March 21, the first day of spring, and very appropriate for Britain’s “one small step, one giant leap” moment. Libya and Japan rightly dominate the news schedules, but in the longer perspective we will look back on today for the significance of keys handed over in a Hertfordshire car showroom.
Nissan today began deliveries of the first 100% electric, mass produced, “affordable” family car, the LEAF, to customers in the UK. The truth is, we really are entering new consumer territory. Electric vehicles (EV) were briefly tried once before, in the 1970s, before being brutally mugged by Big Oil. (Who killed the Electric car?. See also Revenge of the Electric Car).
Electric cars’ second coming has been marked so far by the very well-meaning but modest G-Wizz, and the rare and hugely expensive Tesla. The Nissan LEAF is the first conventional and potentially mass-market electric car to go on sale in Britain since the dawn of the automobile.
It isn’t cheap, at £24,000, and it owners may struggle to achieve the promised 100 mile range on a single charge. And in the short term it will not make the slightest difference to the massive, and growing, output of CO2 by road traffic. Your chances of even spotting electric cars on the roads will be very low in the first year or two. They will be arriving at a barely noticeable trickle, compared to the flood of petrol and diesel-powered cars which the vast majority of us will continue to buy and drive.
But it started today (Radio DJ Mark Goodier and electronics engineer Richard Todd were the first to take delivery of their LEAFs at Glyn Hopkin Nissan in Waltham Abbey, Hertfordshire), and this time Big Oil, and, just as important, Big Scepticism will not prevail over the electric car. Prices will come down, batteries will get better, range will extend and the economics of EV, if only as the second car in the household, will become irresistible to many more people, quite apart from the green benefits.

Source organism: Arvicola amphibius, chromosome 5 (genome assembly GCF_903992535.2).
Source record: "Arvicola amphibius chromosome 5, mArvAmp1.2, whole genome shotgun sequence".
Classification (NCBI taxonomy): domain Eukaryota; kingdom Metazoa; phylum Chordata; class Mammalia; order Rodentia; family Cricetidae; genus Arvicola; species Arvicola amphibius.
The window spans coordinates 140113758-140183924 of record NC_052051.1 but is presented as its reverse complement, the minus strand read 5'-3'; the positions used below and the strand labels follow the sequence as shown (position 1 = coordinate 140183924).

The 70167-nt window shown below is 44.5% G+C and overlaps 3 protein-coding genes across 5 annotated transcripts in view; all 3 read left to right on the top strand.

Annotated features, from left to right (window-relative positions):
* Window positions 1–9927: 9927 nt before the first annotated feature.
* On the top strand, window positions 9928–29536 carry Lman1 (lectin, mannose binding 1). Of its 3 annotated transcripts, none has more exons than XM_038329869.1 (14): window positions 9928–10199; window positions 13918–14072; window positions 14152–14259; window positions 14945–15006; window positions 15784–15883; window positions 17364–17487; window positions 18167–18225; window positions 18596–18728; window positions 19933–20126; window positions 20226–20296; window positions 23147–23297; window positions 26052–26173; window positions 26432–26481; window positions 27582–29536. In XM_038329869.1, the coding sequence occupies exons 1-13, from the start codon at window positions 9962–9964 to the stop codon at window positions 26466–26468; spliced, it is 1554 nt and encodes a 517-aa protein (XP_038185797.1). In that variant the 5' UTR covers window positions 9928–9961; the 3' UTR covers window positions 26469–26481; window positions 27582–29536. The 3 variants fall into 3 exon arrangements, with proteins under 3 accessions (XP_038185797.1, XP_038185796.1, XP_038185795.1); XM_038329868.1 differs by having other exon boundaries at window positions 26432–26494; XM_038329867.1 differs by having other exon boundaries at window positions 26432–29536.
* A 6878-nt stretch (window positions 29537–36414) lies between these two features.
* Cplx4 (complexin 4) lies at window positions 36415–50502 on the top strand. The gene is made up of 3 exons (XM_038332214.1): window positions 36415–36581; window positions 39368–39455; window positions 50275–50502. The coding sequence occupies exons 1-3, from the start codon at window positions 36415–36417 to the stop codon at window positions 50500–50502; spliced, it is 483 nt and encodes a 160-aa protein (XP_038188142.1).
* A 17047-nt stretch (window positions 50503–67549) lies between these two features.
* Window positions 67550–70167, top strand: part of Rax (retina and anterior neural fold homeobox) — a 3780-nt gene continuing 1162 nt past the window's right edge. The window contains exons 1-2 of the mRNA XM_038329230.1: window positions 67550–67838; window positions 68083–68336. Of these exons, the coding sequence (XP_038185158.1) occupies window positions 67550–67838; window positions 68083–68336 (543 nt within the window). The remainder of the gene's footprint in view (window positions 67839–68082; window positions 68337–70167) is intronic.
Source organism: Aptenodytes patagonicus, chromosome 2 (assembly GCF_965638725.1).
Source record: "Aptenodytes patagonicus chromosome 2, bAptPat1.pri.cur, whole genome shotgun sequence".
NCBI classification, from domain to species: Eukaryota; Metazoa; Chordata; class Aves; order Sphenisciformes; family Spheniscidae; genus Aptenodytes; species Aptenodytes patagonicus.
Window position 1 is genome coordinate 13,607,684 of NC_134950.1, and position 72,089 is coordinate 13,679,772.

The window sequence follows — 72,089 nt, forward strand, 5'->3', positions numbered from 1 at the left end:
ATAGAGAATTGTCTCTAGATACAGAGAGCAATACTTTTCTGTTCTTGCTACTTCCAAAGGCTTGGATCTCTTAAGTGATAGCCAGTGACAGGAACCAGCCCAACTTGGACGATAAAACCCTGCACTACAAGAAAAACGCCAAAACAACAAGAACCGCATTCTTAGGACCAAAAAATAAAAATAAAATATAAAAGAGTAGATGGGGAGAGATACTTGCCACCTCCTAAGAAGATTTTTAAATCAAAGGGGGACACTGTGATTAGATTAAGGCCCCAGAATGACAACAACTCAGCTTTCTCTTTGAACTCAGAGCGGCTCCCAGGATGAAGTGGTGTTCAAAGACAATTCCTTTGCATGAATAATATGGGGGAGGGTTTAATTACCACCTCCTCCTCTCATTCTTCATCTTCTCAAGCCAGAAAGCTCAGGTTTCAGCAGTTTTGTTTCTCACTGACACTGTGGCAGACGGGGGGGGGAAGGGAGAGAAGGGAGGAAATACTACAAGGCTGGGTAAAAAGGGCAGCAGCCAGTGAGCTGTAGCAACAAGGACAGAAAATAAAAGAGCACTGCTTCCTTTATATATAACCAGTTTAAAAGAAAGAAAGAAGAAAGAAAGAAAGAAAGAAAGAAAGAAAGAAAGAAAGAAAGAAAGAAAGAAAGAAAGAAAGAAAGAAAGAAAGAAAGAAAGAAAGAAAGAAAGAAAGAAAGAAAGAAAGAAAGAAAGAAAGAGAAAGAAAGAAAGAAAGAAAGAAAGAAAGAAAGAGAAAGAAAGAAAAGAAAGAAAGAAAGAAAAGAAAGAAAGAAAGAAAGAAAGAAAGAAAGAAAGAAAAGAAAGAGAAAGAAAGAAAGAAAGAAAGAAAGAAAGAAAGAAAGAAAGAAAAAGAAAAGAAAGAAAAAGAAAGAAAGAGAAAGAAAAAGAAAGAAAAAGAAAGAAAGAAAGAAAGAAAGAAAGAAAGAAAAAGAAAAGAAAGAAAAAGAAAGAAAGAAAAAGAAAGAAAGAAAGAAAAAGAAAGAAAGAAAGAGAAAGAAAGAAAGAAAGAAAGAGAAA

Two years ago, before the Nissan Leaf was announced, EVs were no more than a worthy concept. 12 months ago there were only a handful of proposed models. Now we’re up to 12 or more serious electric cars to be delivered to showrooms by 2013, from the genuinely inexpensive, to the ultra luxury. There are optimistic targets for EV penetration all round the world, although it’s far too early to say if any of them will be met. That’s all for the future. What matters today is the objections are falling away. Prices at the petrol pump have become painfully high, and electric suddenly makes sense.
Many people know they don’t actually drive more than 100 miles in the average day, and they drive still less in the second car, which is what the EV is likely to be for some years to come. The “average motorist” will , and perhaps sooner than we think, come to realise that cars like the Nissan Leaf perform very well, and will be won over by their clean and silent ways. There are much cheaper, and increasingly efficient conventional cars on the market, but the gap will reduce, and some years from now– perhaps five, maybe 10, almost certainly 15, the case for electric cars, first made today in the UK, will be irresistible.
I’ve since found this very well researched, and extremely detailed analysis of the Nissan Leaf, and how green (or not) it is. Click here